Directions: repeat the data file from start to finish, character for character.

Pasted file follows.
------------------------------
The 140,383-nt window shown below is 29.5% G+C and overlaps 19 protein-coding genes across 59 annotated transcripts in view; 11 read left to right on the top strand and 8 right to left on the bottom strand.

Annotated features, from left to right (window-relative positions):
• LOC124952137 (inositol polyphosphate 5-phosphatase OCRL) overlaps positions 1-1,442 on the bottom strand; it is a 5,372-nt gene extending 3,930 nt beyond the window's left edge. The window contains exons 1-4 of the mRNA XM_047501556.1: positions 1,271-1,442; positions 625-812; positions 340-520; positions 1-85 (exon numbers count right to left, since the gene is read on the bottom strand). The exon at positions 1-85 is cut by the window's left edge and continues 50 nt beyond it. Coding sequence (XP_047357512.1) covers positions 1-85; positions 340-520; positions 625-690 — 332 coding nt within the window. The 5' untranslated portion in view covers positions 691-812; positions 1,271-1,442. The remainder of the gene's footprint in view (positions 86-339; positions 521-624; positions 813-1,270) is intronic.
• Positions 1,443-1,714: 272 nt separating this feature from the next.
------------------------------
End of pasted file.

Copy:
The 140,383-nt window shown below is 29.5% G+C and overlaps 19 protein-coding genes across 59 annotated transcripts in view; 11 read left to right on the top strand and 8 right to left on the bottom strand.

Annotated features, from left to right (window-relative positions):
• LOC124952137 (inositol polyphosphate 5-phosphatase OCRL) overlaps positions 1-1,442 on the bottom strand; it is a 5,372-nt gene extending 3,930 nt beyond the window's left edge. The window contains exons 1-4 of the mRNA XM_047501556.1: positions 1,271-1,442; positions 625-812; positions 340-520; positions 1-85 (exon numbers count right to left, since the gene is read on the bottom strand). The exon at positions 1-85 is cut by the window's left edge and continues 50 nt beyond it. Coding sequence (XP_047357512.1) covers positions 1-85; positions 340-520; positions 625-690 — 332 coding nt within the window. The 5' untranslated portion in view covers positions 691-812; positions 1,271-1,442. The remainder of the gene's footprint in view (positions 86-339; positions 521-624; positions 813-1,270) is intronic.
• Positions 1,443-1,714: 272 nt separating this feature from the next.